Are you getting that sneaky feeling that maybe – just maybe – the online political ad market is getting more unsettled? That this year – oh, why THIS year – is the one where the changes come fast and furious without warning?
Reluctantly, Spot-On agrees. From our point-of-view there are three hot spots: privacy law changes, election oversight changes and wildly inconsistent market responses. But, as they say, forewarned is forearmed. So here’s a quick look ahead.
California has enacted new privacy legislation which took effect on January 1. There is a six month grace period but most companies doing business in the state – the ones that aren’t making noises about suing – are making preparations. Among them, large visible signs on websites that say “Don’t sell my data” and more visible privacy policies, cookie tracking and other notices.
That “don’t sell” option means that a site – and its data partners – can’t collect as much information about users as they have in the past. So the data pools (also called ‘3rd party data’) used to fuel the impact of voter targeted ads will become less reliable. An example: while writing this, I responded to an email from Alaska Airlines and told them not to implement “social cookies” that would help them show me ads on Facebook and Twitter (and allow Twitter and Facebook to know more about my travel choices).
It is a myth that voter targeted digital ads rely only on voter data. Voter targeting cannot work alone because using some voter information is prohibited. To function, voter data is combined with other data sets – that 3rd party data. A deterioration in the quality that data affects the accuracy of voter registration targeting.
It’s not just California; at least 10 other states are considering various privacy measures.
A great deal of fuss has been made about Federal Election Commission Chair Ellen Weintraub’s seemingly successful request to ban the use of ‘micro-targeting’ for political ad placements. “Micro-targeting” is the phrase used to describe the use of voter registration combined with specific web behavior data to send ads to particular demographic groups.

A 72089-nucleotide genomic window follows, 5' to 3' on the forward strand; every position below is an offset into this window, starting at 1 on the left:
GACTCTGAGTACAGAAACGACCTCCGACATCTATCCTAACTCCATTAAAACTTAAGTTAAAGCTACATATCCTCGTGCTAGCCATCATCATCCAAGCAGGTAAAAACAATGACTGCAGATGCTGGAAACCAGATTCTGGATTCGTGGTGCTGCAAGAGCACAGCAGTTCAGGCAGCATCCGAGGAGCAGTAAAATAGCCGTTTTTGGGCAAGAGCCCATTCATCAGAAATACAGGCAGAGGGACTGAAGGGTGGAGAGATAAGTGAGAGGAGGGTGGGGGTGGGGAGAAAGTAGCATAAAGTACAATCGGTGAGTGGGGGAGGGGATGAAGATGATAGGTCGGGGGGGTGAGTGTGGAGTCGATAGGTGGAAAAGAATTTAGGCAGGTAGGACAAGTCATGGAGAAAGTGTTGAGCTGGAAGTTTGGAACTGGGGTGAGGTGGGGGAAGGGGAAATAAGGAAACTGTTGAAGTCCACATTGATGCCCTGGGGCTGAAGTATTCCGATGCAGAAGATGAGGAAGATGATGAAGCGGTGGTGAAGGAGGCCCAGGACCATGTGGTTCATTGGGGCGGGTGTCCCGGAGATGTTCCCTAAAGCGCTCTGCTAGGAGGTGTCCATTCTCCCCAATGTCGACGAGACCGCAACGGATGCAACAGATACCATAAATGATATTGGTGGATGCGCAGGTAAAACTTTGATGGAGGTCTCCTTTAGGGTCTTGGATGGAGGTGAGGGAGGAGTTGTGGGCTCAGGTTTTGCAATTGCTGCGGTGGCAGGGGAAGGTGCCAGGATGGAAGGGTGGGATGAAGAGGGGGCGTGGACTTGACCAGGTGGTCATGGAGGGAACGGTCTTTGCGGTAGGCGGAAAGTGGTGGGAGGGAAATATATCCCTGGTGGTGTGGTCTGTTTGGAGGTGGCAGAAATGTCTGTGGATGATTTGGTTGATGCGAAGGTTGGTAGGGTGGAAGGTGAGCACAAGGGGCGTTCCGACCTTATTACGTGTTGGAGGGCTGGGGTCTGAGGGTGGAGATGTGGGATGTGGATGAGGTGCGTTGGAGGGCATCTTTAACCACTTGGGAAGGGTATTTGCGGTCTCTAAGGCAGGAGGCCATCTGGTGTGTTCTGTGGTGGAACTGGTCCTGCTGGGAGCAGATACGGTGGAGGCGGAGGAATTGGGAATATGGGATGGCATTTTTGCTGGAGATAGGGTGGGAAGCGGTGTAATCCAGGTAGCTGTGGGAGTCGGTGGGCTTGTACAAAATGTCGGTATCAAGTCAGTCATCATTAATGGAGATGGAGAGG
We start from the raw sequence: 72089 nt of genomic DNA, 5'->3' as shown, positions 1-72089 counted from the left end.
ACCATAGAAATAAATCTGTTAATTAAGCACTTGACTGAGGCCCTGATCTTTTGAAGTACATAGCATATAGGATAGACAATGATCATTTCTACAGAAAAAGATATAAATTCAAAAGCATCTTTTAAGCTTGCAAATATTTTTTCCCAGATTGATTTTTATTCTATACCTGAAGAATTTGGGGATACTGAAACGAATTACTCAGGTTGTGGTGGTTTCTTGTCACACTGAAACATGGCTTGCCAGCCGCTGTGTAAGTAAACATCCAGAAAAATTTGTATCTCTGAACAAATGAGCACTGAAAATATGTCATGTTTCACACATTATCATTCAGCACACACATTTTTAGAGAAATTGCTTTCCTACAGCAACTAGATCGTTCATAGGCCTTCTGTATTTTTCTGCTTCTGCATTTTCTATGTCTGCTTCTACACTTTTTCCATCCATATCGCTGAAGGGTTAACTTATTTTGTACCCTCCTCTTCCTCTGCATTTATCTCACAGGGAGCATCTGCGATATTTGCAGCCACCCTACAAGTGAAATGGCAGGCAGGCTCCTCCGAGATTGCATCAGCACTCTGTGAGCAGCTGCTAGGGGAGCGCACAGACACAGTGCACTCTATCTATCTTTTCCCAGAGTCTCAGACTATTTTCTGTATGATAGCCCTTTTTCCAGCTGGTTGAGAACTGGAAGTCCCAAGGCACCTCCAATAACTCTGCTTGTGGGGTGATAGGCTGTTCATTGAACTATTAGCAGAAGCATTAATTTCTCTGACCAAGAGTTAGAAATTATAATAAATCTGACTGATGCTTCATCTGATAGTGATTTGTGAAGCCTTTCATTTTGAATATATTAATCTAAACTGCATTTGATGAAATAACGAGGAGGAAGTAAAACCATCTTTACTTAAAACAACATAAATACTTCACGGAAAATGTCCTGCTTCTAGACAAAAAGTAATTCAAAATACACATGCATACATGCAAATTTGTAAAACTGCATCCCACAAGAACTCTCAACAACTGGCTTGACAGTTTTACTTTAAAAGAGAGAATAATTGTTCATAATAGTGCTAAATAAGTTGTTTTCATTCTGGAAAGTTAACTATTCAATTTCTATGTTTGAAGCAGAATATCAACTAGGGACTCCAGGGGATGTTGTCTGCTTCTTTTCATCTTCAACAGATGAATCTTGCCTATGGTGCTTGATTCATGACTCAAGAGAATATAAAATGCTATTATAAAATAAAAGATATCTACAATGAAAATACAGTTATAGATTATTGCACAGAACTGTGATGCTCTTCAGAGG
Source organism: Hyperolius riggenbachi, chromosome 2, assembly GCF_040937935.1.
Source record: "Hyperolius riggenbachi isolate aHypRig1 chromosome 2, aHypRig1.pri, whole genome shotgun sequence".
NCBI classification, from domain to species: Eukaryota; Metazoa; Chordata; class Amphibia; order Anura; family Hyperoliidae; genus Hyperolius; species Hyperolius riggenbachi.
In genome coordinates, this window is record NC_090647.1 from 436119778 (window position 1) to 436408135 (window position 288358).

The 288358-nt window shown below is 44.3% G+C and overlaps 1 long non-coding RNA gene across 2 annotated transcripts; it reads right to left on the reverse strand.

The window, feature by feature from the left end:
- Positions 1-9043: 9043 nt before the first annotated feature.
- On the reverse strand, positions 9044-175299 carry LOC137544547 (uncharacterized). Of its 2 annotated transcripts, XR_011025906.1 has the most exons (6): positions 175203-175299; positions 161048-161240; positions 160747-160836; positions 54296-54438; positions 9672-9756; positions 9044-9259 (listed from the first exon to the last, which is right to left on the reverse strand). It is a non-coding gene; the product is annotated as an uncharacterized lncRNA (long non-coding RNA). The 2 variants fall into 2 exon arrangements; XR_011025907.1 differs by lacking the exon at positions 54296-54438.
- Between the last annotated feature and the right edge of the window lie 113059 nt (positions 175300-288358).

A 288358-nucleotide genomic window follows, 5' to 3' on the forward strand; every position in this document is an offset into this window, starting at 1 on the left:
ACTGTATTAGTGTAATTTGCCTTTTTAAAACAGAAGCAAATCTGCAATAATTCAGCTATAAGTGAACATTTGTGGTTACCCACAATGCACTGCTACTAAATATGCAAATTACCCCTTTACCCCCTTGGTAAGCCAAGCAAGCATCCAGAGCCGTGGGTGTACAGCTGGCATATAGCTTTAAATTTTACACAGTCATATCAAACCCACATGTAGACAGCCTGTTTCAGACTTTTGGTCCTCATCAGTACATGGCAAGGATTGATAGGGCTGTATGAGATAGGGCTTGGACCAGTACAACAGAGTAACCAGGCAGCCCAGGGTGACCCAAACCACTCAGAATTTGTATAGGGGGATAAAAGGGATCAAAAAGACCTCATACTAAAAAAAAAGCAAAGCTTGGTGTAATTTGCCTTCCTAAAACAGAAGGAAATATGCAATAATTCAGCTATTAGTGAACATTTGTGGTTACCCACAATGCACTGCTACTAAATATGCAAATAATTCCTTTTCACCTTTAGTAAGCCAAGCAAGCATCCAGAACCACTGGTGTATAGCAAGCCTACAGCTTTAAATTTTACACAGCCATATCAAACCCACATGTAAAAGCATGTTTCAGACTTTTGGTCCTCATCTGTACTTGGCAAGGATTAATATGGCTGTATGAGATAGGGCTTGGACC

Google grabbed a lot of attention when it said it would follow Weintraub’s recommendations. Starting this week, the Mississippi River of Ad Tech will not permit political ads on YouTube or search or display to be targeted below the geographic level (by zip) with some limited demographic information.
Other firms are opting out entirely. Spotify, which was never equipped to handle the nuances of political ad sales has withdrawn completely. Good thing, too. They laughed in 2016 when Spot-On told them they needed a decision making structure. So has Twitter and the Chinese-owned TikTok.
But it’s worth asking if these public pronouncement are reliable. Some of this is lip-service and nothing more as Google has demonstrated in regard to state election laws.
Market Responses – Or Not
Facebook has declined to follow Google’s lead on microtargeting – and is challenging the California privacy laws – so smaller players have felt free to follow the flow of political ad dollars.
Third party entities that sell online ads are not complying with the suggested prohibition on micro-targeting. If Spot-On wants to microtarget political ads, we can. So can anyone else. Whether those ads are ‘quality’ placements is an open question. Our bet: They’re not. Which means campaigns will pay more for less effective ads.
Now Add Billionaires….
There’s gasoline to pour on this fire. Three billionaires are running for president.
And brand advertisers aren’t going to treat political advertisers any differently. They’re going to ‘tier’ advertisers based on spend, for starters. And even without preferred treatment, wealthier campaigns will bid up the prices for ads, putting the less well-heeled at a disadvantage – even for junky inventory.
So here’s the hottest spot of all: Fair and consistent decisions make for fair and consistent elections. Inconsistent decisions made as a way to compensate for regulatory oversight make for, let’s call them….misunderstandings.
Deliberately or not, consistency has gone out the window. Used to trafficking brand ads, the platforms don’t understand that setting requirements on tone or style, letting ‘the market’ dictate price or optimization is endorsing one form of political speech or point-of-view over another. In short, digital ad platforms are unprepared for the clear, consistent decision process that needs to be part of political ad sales.
There’s More…But We’re Out of Time
Facebook is facing 48 state attorney general investigations. Google has 50. More Congressional oversight is in the works. The Federal Trade Commission is looking around; so is the U.S. Department of Justice.
So buckle up. All campaigns are going to be affected by these changes. And almost no one’s going to like it.
Spot-On’s got some ideas on how you can work through this mess. Start with a look at our 2020 Best Practices White Paper which takes a look at some of the problems ahead. Then drop us a note and we’ll set you up with a media plan that works.